Your evidence of funds letter, if provided by a government or an international scholarship agency, must also specifically state that your financial sponsor consents to your Tier 4 (General) student application.
This consent letter is also required if you have previously received financial sponsorship from a government or international scholarship agency and the sponsorship ended less than 12 months ago.
If your course leads to a qualification at Master's or doctorate level, or a postgraduate qualification abroad, ask the university whether you need an Academic Technology Approval Scheme (ATAS) clearance certificate for the course. This is a certificate issued by the Foreign and Commonwealth Office (FCO), which gives you security clearance to study certain subject areas where the knowledge gained may have application in the development of weapons of mass destruction (for example, certain science subjects, mathematics, engineering, technology or medicine). You can check the list of subject areas that require an ATAS clearance certificate in the Applicants' criteria section of the ATAS website.
Your institution must confirm on your CAS whether you require an ATAS clearance certificate. If you do, you must apply to the FCO and obtain your ATAS clearance certificate before you submit your Tier 4 application.
When your ATAS clearance certificate is issued, it is valid for 6 months to use in a Tier 4 application. Once you have used it in your application, it gives you security clearance for the whole proposed period of study on your CAS. You will not need to apply again unless your original course end date is delayed or postponed by more than three months or your course contents or research proposal change.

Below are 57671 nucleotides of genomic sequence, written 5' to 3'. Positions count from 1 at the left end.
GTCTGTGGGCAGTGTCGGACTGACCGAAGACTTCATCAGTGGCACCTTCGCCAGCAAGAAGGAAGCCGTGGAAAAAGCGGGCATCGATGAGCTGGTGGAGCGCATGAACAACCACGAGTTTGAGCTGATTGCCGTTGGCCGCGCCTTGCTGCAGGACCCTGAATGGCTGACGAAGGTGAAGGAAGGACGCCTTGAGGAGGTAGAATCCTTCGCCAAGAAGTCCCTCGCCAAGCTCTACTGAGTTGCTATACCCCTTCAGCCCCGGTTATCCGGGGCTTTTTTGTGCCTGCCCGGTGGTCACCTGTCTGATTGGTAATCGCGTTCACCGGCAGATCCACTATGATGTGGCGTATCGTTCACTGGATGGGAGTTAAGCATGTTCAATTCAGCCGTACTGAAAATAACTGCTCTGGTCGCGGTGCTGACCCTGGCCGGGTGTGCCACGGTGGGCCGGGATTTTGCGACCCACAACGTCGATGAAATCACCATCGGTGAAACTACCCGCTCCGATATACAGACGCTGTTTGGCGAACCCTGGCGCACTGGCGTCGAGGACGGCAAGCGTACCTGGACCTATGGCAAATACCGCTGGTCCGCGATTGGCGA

Students who apply to study a course of any length in a relevant subject area require ATAS clearance. This includes short-term students - see Short-term student visa.
If you submit an application as a Tier 4 (General) student when you are 16 or 17 years old, you must include a letter from your parent(s) or legal guardian(s) to show that they support your application. This letter must confirm all of the following:
- their relationship to you
- that they consent to your application as a Tier 4 (General) student
- that they consent to your living arrangements in the UK
- if you are applying for entry clearance, that they consent to your independent travel to the UK
If one parent (or legal guardian) has legal custody or sole responsibility for you, the letter must confirm this and be signed by that parent (or legal guardian). If not, then both parents (or legal guardians) must give their consent and the letter must be signed by both parents (or legal guardians).
If your application includes any documents which are not in English or Welsh, you must also include a translation of each document. Each translation must contain:
- confirmation from the translator / translation company that it is an accurate translation of the original document
- the date of the translation
- the full name and signature of the translator, or of an authorised official of the translation company
- the contact details of the translator or translation company; and
- (if you are already in the UK and are applying for further leave) certification by a qualified translator and details of the translator or translation company’s credentials
Applications made in the UK and decided on or after 5 November 2018 do not require photographs.
You must submit one passport-sized colour photograph of yourself for an entry clearance application. If it is possible that your application made in the UK will be decided before 5 November 2018, you must submit two photographs. All photographs must comply with the Home Office's photograph guidance for passports and visas.
If your most recent immigration permission has the condition to register with the police, you must send your police registration certificate with your Tier 4 application.
Make sure your police registration certificate is up to date and shows your current address and current immigration status. For more information, see Tier 4 conditions.
Syrian nationals applying for Tier 4 (General) student leave in the UK who are not able to obtain the required documents should explain this and refer to the concession for Syrians. If you need to rely on this concession, you should speak to an immigration adviser before you apply.
Whatever your nationality, if you make your application in Bangladesh, you will need to provide a copy of every document you submit with your application, including your passport. For more information, see the UK Home Office website.